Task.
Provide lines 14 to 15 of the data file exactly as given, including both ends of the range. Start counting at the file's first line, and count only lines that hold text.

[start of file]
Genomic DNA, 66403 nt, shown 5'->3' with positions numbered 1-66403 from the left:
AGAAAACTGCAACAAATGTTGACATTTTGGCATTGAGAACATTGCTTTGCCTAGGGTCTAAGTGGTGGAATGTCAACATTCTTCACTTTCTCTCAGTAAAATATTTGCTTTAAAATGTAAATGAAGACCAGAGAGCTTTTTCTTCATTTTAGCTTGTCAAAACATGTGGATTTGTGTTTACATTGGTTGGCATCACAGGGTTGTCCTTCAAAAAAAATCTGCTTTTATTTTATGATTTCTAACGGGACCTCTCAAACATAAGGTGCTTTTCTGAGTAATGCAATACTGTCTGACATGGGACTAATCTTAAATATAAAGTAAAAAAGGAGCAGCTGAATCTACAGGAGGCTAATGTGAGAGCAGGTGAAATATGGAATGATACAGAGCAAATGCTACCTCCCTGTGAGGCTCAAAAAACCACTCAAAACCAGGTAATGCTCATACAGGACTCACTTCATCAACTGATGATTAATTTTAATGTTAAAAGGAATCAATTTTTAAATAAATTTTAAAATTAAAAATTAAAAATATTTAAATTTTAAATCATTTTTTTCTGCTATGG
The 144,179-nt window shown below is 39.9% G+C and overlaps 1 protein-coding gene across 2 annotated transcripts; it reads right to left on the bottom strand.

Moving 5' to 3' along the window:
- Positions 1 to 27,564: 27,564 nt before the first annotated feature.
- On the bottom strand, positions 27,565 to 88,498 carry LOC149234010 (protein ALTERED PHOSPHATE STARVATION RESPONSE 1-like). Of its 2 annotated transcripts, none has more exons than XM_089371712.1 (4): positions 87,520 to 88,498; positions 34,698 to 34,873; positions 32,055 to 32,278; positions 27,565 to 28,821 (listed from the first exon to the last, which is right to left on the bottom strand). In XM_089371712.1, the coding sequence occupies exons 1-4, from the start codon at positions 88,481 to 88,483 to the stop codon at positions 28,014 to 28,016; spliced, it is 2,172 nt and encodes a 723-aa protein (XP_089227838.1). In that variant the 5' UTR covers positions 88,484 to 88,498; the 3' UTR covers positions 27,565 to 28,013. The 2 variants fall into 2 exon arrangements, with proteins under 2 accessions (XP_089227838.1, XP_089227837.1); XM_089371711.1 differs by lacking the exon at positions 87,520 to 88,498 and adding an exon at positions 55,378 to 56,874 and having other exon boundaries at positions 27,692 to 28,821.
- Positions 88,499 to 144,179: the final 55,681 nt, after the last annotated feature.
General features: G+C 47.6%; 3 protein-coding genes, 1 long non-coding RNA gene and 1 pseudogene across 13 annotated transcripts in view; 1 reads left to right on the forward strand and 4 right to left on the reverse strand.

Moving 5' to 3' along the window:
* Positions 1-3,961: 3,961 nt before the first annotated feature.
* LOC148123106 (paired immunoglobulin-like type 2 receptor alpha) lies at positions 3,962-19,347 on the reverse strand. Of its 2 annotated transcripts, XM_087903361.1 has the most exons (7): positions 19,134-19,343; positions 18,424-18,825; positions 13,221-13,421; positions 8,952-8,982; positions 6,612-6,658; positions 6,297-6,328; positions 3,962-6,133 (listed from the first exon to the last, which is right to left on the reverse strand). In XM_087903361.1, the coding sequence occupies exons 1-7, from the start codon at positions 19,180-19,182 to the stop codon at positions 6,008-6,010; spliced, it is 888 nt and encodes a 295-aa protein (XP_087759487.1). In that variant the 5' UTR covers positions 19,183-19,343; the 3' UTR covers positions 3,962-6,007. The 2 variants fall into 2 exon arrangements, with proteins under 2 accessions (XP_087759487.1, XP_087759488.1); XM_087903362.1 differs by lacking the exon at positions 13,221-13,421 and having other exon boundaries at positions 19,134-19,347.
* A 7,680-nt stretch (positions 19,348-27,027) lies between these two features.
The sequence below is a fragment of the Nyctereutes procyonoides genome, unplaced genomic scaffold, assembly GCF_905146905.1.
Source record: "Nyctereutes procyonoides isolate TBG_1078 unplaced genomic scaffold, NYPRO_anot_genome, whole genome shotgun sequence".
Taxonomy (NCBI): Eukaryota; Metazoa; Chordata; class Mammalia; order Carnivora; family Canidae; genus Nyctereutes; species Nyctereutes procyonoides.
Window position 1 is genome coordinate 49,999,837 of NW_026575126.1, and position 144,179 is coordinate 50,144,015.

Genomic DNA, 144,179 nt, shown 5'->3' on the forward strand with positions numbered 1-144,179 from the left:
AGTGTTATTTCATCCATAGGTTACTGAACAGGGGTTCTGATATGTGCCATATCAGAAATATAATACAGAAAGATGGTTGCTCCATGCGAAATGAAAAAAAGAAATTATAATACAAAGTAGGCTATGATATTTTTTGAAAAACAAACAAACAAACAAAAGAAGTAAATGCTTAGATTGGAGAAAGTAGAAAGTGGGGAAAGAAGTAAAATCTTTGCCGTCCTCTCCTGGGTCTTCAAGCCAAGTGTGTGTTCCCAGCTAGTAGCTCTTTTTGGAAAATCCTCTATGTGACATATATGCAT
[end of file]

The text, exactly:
Source record: "Nyctereutes procyonoides isolate TBG_1078 unplaced genomic scaffold, NYPRO_anot_genome, whole genome shotgun sequence".
Taxonomy (NCBI): Eukaryota; Metazoa; Chordata; class Mammalia; order Carnivora; family Canidae; genus Nyctereutes; species Nyctereutes procyonoides.